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Facebook, online chatting and text messaging have made communication so entertaining that we sometimes surrender relationships to be mediated by technology.

There isn’t much in this world that technology hasn’t touched to some degree. It has made our work easier, our lives longer and our friendships…well it’s thoroughly complicated them, at least. It used to be that people were only in long-distance relationships if they lived long distances from one another. But applications like Facebook, online chatting and text messaging have made communication through a medium so entertaining and accessible that we often choose to surrender our relationships to be mediated by them.

None of these advances in communications are bad in themselves. If you are actually in a long-distance relationship they probably seem to you a blessing. Facebook has also been credited with the revival of many forgotten friendships. And how many conferences, or real-time, face-to-face get-togethers would have been missed if it weren’t for that essential Facebook reminder? It is also true that there are some friendships that are feeble to begin with, and that it has proven to be no crime that they’ve been left in the realm of online encounters.

With most advances of technology some advantages are gained as well as some potential for vice. It seems naïve to deny that the same is true of our beloved online communications. For example, haven’t we all found ourselves in the position of having a serious conversation with a friend online, maybe even pertaining to their spiritual life, and then another friend signs in to let you know that you’re never going to guess how much she paid for the EXACT same adorable heels you paid full price for LOL! Before you’ve finished working out the details of where and when, and guessing how much she actually DID pay, your other friend in need has already signed out. The situations vary, of course, but spreading your attentions too thin is a common vice in online communications.

Or how about this situation: You’re online finishing a project for school and also signed in to Facebook or MSN, probably both. Two hours later, you realize that it has taken much longer than it should have to finish your project and the reason is that you’ve been carrying on four or five conversations that haven’t succeeded in communicating much at all. As you review the history of your discussions you realize that maybe a few of those questions required a little more thought than one of your standard, Mhm; Yep; I think so; and Ttyl’s. Online conversations make it very easy to “communicate” without paying any attention resulting in insincerity, not to mention a shallow friendship. Although it is very possible to transmit coherent thoughts through a screen, the trouble is that more often than not it doesn’t happen. We’re too distracted by other obligations.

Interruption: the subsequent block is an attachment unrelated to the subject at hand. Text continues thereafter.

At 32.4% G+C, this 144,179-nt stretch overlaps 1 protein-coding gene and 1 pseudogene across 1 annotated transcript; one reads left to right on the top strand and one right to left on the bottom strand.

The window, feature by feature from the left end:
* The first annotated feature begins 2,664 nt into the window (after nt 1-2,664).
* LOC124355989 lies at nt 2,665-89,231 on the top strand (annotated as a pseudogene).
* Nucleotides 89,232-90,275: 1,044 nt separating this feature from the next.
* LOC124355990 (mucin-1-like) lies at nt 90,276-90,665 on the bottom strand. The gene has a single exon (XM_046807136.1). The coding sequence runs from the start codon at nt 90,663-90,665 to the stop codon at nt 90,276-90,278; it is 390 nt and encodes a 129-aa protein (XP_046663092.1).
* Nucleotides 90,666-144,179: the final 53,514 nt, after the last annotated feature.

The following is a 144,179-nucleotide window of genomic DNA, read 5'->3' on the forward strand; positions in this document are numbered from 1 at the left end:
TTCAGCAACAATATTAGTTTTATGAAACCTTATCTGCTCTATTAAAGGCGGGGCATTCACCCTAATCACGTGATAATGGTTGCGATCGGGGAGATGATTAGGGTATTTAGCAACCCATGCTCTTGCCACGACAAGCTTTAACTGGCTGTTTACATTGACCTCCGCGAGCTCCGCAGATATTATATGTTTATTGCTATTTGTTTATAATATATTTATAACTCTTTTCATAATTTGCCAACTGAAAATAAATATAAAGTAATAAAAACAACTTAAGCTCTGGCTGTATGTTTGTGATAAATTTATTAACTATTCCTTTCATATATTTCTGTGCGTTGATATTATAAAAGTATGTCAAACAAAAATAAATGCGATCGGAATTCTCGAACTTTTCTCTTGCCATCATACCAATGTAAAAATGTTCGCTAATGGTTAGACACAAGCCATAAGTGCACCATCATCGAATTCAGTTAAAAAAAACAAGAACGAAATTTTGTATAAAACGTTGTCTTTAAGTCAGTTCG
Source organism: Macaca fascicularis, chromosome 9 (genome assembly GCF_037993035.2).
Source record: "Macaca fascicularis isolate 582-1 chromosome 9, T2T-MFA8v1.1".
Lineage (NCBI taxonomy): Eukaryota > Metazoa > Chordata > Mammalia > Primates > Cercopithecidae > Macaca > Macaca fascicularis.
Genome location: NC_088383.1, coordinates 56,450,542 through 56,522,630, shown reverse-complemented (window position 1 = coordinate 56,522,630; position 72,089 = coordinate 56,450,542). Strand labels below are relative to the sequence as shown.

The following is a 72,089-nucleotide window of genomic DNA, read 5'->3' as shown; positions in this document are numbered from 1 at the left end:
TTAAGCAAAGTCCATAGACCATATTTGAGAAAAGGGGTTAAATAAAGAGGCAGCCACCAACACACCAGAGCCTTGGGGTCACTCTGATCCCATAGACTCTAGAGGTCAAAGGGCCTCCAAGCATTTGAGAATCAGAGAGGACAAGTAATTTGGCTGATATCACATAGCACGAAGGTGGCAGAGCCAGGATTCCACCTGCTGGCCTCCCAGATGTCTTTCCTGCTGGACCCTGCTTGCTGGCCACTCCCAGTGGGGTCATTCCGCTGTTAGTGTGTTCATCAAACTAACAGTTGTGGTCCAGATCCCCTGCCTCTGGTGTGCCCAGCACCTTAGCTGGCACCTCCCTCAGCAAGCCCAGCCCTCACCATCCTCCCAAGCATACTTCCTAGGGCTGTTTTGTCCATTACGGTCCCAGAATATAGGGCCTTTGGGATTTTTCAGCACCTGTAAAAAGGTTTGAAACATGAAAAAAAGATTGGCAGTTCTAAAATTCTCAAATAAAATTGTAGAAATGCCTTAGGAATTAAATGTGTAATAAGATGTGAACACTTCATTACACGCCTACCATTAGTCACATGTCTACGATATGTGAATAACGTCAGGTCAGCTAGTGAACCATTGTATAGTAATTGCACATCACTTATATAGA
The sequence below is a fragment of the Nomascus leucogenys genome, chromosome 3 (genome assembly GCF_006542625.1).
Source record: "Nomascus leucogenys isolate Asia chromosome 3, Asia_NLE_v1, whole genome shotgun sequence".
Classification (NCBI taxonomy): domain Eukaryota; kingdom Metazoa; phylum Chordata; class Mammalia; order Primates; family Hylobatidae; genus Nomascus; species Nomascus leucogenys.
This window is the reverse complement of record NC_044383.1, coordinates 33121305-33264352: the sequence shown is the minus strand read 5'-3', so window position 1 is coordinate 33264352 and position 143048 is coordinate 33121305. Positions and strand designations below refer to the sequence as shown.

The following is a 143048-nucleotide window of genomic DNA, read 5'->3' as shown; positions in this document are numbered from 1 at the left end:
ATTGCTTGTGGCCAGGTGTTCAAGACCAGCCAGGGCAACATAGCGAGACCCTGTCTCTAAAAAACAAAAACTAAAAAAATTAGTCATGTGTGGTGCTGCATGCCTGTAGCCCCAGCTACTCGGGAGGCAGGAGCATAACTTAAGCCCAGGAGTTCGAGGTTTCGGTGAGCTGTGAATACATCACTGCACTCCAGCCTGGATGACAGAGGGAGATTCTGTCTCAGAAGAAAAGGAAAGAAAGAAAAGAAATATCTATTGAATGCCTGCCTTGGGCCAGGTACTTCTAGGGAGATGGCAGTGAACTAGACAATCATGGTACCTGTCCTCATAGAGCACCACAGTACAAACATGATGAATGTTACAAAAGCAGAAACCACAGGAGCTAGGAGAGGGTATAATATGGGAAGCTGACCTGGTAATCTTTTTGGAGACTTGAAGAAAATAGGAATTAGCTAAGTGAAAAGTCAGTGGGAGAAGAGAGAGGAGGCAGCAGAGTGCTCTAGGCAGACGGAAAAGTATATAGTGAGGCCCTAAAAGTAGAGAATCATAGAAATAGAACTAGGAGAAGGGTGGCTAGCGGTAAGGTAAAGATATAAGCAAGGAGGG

Maybe you feel that you fall under a different category. It could be that you are a bit of an anti-socialite and that your forays into online communication do nothing to degenerate your relationships, mainly because you don’t have many. In fact, you might think you’re lucky to have the Internet, or you’d have fewer friends than you do now. There are times that Facebook can serve as a crutch. Those who prefer to stay at home can enjoy the feeble semblance of a relationship that browsing someone’s wall and posting an occasional comment may give. In doing so, we deprive ourselves of the full benefits of friendship.

Actually, anybody who uses Facebook, MSN, text messaging or any other similar applications are probably well aware of its perils and pitfalls. There’s certainly no shortage of criticism. But, for Christians these dangers should be seen as more than minor drawbacks to something that can often be used positively. Perhaps there isn’t any harm done to keep some relationships online, after all, we can’t be equally close with all people. What about those people we consider our close friends? Are we putting forth every effort to build one another up in the interest that “their hearts maybe be encouraged, being knit together in love” or are too many opportunities to encourage going to waste because either we underestimated a friend’s need or they underestimated our interest?

Although there was no Internet in Paul’s day he did a fair share of his communication through the written word. However, you only have to read one of the many letters he wrote to struggling or rebelling communities to realize that none of the shallow conversation that so often characterizes our emails, texts and Facebook walls found its way into Paul’s letters. In spite of the fact that Paul was so involved in his letters he was still concerned that the recipients would be fully aware of his interest in their progress. Like Paul, we need to realize that even if we have maintained good habits of communicating intelligently and carefully through any medium there is still no substitute for the sight of a friend’s “face in the flesh”, something we too often underestimate.

Originally published in Christian Renewal, April 2009.




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